USI Vision

USI Vision


In the last 150 years since its inception, the USI of India has emerged as India’s pre-eminent think tank on matters of national security. The initial aim of establishing the USI was, ‘Furtherance of interest and knowledge in the art, science and literature of the Defence Services’. During the pre-independence period, the USI had played a leading role in shaping the strategic thought of British Empire — not only on how to rule India but also in generating informed policy debates on its expeditionary forays in the strategic neighbourhood of Afghanistan, Tibet, China, Burma and elsewhere. Much of those perspectives and reflections are   encapsulated in the old journals of the USI and the plethora of archives preserved in the USI library. Post-independence, the USI has transformed into a typical track 1.5 institution that has rendered ‘yeoman’ service in developing strategic culture amongst the policy-makers and strategic community of modern India. The USI has acquired a unique multi-disciplinary character vis-à-vis other think tanks in terms of its activities, which range from historical research to publications of diverse literature, career progression of military officers, and a niche in net assessment, scenario building and strategic gaming.

The Vision Paper 2020 was approved by the USI Council on 14 Jan 2014 and has served the USI well.  A new Vision 2030, prepared by the USI Team, was endorsed by the USI Council on 01 Dec 2020.  The Council had ruled that the new Vision 2030 be circulated to the Service HQs for perusal and value addition.  The Vision 2030 is encapsulated in the succeeding paragraph.

Vision 2030: Transform USI as a tri-service military institution with a niche for a multi-disciplinary progressive policy research and narrative building in comprehensive national security with military focus in a wider global geopolitical context, while preserving its rich heritage and unique character as India’s oldest think tank.


Transformation Focus 2030 

It emphasises the following :

a) Resource Generation - Elicit financial support from various sources such as NSCS, MoD, MEA, other Ministries, DRDO, DMA, HQ IDS, Service HQs, training establishments, university projects, sponsors, membership drive and better marketing of USI facilities.

b) Induction of Talent - With improvement in financial state, fill the suppressed key appointments and induct quality and multi-disciplinary research faculty.

c) Collaboration - Align focus of research and activities with the needs of other stakeholders in knowledge domain, with focus on military heritage strategic security and military affairs.

d) Focus of Research and Publications - Focus on policy research and publications on new generation warfare, military doctrines and strategy, operational art, disruptive force development, jointmanship, Indian Military Heritage and post-independence wars and Conflicts.

e) Node of Excellence for Strategic Studies and Simulation - Conduct Net Assessment projects, Strategic Scenario Games, Core programs, Jointmanship capsules and customised courses in military education for Service officers and other aspirants pursuing internship and studies in defence and security.

f) Node of Excellence for Career Progression -  With advent of digital technology, there is a need to shift  conduct of career progression courses from manual and postal-based system to e-learning; creation of paid customised digital content, virtual classroom learning, online correction work and YouTube tutorials etc.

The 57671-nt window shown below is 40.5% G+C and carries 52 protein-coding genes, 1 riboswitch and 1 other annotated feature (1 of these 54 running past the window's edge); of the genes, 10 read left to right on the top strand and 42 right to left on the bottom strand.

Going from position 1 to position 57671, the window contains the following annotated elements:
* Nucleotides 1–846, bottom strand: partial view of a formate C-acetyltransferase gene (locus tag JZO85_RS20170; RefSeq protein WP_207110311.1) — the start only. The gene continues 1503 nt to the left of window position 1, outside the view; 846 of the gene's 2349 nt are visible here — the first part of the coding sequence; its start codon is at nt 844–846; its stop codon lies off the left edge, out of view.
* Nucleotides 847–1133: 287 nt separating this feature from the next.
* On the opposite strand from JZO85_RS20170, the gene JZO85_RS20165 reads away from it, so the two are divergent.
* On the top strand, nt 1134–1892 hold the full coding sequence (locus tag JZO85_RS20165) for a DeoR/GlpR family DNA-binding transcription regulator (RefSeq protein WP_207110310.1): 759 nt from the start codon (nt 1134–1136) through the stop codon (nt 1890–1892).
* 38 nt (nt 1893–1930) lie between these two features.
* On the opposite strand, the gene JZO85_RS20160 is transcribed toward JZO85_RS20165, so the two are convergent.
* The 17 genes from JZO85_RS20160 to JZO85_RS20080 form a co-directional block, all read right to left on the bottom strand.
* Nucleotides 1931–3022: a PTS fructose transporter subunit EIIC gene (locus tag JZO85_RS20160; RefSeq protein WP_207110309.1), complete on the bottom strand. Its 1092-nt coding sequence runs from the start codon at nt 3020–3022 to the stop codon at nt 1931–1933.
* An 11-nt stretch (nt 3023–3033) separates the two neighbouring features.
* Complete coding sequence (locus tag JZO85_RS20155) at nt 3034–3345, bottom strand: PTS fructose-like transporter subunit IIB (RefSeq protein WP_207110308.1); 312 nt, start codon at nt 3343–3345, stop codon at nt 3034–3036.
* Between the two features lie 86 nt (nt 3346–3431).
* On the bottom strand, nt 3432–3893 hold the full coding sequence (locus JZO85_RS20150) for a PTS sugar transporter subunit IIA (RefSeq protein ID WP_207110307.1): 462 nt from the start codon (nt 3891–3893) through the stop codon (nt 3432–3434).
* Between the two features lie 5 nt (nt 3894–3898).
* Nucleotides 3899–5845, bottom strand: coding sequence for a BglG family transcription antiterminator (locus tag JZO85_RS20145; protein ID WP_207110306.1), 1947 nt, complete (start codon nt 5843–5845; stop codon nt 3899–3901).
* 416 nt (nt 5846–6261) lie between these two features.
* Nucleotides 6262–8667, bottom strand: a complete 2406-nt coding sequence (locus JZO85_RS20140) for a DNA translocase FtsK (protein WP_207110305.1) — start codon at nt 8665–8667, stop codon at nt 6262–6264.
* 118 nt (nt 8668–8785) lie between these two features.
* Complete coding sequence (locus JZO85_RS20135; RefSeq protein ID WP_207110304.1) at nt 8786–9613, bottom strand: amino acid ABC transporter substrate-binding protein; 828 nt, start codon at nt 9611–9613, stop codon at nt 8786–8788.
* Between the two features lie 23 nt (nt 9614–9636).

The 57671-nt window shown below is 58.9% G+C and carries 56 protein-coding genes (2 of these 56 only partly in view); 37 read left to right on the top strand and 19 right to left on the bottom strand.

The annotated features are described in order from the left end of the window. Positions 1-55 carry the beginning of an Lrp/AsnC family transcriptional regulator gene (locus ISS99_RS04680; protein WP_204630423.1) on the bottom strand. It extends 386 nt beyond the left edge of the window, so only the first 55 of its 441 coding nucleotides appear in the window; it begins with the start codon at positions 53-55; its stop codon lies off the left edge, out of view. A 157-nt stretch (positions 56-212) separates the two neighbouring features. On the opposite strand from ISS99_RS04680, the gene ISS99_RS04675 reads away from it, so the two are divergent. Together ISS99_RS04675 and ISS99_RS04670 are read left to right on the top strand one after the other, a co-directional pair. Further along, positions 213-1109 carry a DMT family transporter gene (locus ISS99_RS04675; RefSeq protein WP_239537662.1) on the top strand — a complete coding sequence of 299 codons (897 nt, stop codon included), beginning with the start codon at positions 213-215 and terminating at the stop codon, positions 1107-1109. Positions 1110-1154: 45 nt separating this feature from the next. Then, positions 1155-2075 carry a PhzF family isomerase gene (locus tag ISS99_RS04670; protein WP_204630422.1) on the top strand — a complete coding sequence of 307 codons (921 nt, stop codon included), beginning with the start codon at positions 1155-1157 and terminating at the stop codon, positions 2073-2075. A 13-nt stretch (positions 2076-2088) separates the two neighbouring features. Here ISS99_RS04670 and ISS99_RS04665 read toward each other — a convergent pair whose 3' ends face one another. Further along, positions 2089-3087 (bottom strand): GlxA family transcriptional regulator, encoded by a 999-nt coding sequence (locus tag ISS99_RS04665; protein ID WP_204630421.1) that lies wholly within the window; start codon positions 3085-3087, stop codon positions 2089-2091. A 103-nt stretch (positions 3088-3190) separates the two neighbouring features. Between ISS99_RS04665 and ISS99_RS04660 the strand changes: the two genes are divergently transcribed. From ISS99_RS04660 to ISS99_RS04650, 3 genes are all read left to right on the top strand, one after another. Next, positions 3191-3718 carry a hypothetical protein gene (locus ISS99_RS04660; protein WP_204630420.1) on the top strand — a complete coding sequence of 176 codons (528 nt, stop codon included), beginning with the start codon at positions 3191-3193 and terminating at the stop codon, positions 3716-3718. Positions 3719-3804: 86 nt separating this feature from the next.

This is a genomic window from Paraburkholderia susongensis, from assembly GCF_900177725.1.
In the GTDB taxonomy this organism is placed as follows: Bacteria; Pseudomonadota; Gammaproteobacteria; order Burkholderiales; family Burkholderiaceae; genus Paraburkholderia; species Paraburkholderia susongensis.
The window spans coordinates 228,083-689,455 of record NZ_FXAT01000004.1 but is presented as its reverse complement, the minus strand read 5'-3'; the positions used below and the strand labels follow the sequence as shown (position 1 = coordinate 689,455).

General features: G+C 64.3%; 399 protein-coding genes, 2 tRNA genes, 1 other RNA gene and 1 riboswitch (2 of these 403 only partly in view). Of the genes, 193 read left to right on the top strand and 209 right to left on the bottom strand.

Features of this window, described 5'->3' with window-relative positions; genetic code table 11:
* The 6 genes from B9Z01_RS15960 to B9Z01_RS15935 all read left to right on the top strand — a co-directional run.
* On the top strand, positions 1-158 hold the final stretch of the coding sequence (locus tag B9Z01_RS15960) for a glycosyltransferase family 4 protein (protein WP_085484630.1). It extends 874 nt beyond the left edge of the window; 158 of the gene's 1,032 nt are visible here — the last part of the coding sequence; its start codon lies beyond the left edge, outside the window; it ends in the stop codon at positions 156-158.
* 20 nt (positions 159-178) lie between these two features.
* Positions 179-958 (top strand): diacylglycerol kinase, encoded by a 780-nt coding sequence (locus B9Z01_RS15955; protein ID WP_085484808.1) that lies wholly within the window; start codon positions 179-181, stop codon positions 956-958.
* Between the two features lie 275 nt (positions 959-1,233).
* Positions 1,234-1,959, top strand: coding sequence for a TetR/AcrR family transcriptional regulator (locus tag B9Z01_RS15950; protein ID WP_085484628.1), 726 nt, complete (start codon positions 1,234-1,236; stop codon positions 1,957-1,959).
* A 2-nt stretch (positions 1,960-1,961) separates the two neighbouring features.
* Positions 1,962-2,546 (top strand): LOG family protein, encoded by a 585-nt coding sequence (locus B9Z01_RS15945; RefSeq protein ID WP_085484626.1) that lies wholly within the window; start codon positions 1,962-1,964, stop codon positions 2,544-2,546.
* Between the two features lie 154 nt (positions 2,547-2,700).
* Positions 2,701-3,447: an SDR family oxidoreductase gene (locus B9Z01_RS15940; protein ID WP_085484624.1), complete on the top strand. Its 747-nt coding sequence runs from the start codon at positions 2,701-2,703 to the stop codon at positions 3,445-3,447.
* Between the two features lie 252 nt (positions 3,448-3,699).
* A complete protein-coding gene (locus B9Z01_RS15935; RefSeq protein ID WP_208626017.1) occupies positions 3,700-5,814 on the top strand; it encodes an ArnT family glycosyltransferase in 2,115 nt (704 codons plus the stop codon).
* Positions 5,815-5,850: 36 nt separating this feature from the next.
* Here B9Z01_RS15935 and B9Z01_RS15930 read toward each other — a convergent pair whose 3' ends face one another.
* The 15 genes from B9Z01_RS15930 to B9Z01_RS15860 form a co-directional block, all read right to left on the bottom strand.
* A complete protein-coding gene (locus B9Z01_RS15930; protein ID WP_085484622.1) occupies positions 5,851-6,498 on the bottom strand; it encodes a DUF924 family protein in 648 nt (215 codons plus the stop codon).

g) Node of Excellence for Military Heritage, Military History and Conflict Studies - CMHCS is a repository of India’s Military Heritage with a niche in conceptualization, curation and creation of war memorials, war museums, planning and conduct of Staff Rides to epic battle fields besides seminal research and publication on Military History and Conflict Studies. This unique core competency should be leveraged at the national and international level.

h) Node for Defence Diplomacy - USI has been a preferred port of call for foreign delegations, lectures by visiting dignitaries and UN diplomacy. The USI’s expertise and infrastructure capacity should be utilised for conduct of tailor-made courses, workshops and table-top scenario games for foreign military officers. As part of defence diplomacy, the USI should be used to organise periodic interaction with foreign defence advisors, diplomats and other opinion makers. Likewise, own military advisors should be given orientation training under the aegis of USI before their taking up assignments abroad. The resource faculty of USI could be utilised for advocacy and narrative building. 


Visibility and Outreach through Digitisation

1)   Use of Social Media platforms
2)   Fortnightly updates to members, NSCS, Ministries, DMA, HQ IDS, Services HQ, think tanks, 
       partner universities and diplomatic missions in India and abroad
3)   To Military Training Establishments and Commands
4)   To IAS Academy, National Police Academy, FSI, PMF and CAPFs
5)   Digital Knowledge Content 
       Production and propagation of YouTube series and podcasts
6)   Upgrade Website 
       To make it more user and mobile friendly
7)   Track 1.5 Dialogues 
        Increase outreach with the help of Ministries to engage with international think tanks
8)   Foreign Collaboration 
       Joint projects and events with foreign think tanks on issues that promote literature and multi-lateral cooperation
9)   UNPK  
       Revive UN related work  at  the policy and doctrinal level
10) USI History
       Document institutional knowledge of the institution for posterity